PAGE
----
In the latter weeks of training camp, I tend to shift my focus from action photos to more feature-type imagery. I captured this side-profile portrait of Packers safety Darnell Savage right before the start of practice. Compressing the background and finding a clean backdrop really made a difference. This image was shot with a 400mm lens (ISO = 400, Aperture = 2.8, Shutter = 1/2000th).

Opening night

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Opening night

Photographing Aaron as he leads his teammates to the field never gets old. Sometimes it can generate a great image, like the frame here, and other times it just doesn't work out to my advantage. Most of the time I'm trying to avoid national videographers and their cable runners from getting into the composition. I try and pick my moments to capture the players. I actually love this narrow hallway that the players have to walk to get to the field inside Soldier Field. There are the shadow patterns cast on the walls, the focus in Aaron's eyes and how the lines on the concrete walls draw you in to the players. This image was shot with a 85mm lens (ISO = 3200, Aperture = 2, Shutter = 1/2000th)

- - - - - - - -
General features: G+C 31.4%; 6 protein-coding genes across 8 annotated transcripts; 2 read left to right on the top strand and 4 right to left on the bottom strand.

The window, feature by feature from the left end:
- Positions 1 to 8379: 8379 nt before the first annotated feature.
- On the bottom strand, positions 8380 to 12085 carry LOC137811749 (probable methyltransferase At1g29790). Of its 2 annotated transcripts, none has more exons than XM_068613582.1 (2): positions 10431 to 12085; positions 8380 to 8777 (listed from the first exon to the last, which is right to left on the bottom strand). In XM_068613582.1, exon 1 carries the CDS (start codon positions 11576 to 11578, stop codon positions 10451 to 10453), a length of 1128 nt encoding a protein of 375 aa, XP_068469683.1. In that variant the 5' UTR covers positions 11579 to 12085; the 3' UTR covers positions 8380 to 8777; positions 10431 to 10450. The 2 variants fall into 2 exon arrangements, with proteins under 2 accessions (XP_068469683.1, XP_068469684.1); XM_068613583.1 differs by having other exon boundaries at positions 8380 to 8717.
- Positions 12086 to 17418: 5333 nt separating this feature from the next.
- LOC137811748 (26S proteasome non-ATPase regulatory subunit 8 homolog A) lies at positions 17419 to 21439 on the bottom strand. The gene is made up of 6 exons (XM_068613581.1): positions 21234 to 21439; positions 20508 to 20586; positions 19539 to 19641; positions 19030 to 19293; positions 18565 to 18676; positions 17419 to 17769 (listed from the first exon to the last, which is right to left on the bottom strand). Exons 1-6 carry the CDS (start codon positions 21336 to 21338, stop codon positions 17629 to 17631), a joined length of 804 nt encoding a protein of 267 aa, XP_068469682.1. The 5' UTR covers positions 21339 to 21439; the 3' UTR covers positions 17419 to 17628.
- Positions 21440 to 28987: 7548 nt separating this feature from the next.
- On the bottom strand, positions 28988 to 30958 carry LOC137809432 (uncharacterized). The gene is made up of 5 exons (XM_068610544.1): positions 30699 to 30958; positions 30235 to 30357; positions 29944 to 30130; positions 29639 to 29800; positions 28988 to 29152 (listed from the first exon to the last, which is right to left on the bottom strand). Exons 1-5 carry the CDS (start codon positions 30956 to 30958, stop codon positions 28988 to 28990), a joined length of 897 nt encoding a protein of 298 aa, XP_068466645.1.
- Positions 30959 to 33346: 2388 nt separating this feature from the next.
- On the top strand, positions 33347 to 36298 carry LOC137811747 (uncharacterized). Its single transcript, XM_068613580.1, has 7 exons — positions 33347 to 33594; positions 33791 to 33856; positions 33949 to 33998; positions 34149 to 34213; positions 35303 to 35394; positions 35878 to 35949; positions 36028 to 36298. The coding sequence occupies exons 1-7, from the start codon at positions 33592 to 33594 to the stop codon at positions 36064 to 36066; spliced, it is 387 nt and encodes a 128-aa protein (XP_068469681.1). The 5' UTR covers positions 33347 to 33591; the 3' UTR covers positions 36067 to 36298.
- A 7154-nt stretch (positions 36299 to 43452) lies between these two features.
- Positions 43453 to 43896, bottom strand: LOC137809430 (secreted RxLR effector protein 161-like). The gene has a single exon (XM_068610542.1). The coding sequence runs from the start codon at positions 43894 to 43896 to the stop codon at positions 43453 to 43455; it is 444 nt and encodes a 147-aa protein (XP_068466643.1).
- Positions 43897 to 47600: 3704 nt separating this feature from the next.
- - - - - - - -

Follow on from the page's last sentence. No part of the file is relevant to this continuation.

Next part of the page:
Diving in

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Diving in

I have a love-hate relationship with this image of Packers receiver Jake Kumerow, as he dives into the end zone for a touchdown.

"It’s rare to come away from a game with an image like this..."

First, anytime I come away with a diving catch or play I'm very happy. It's rare to come away from a game with an image like this, but I wish the action were a little closer to my shooting position. I find that the compression isn't quite right and the background is a little distracting. I always say that being a good sports photographer is about preparation, anticipation, great timing and having a little luck on your side. Hopefully, with a little more luck, I get another attempt like this next season…preferably on my side of the field. This image was shot with a 400mm lens (ISO = 500, Aperture = 2.8, Shutter = 1/4000th).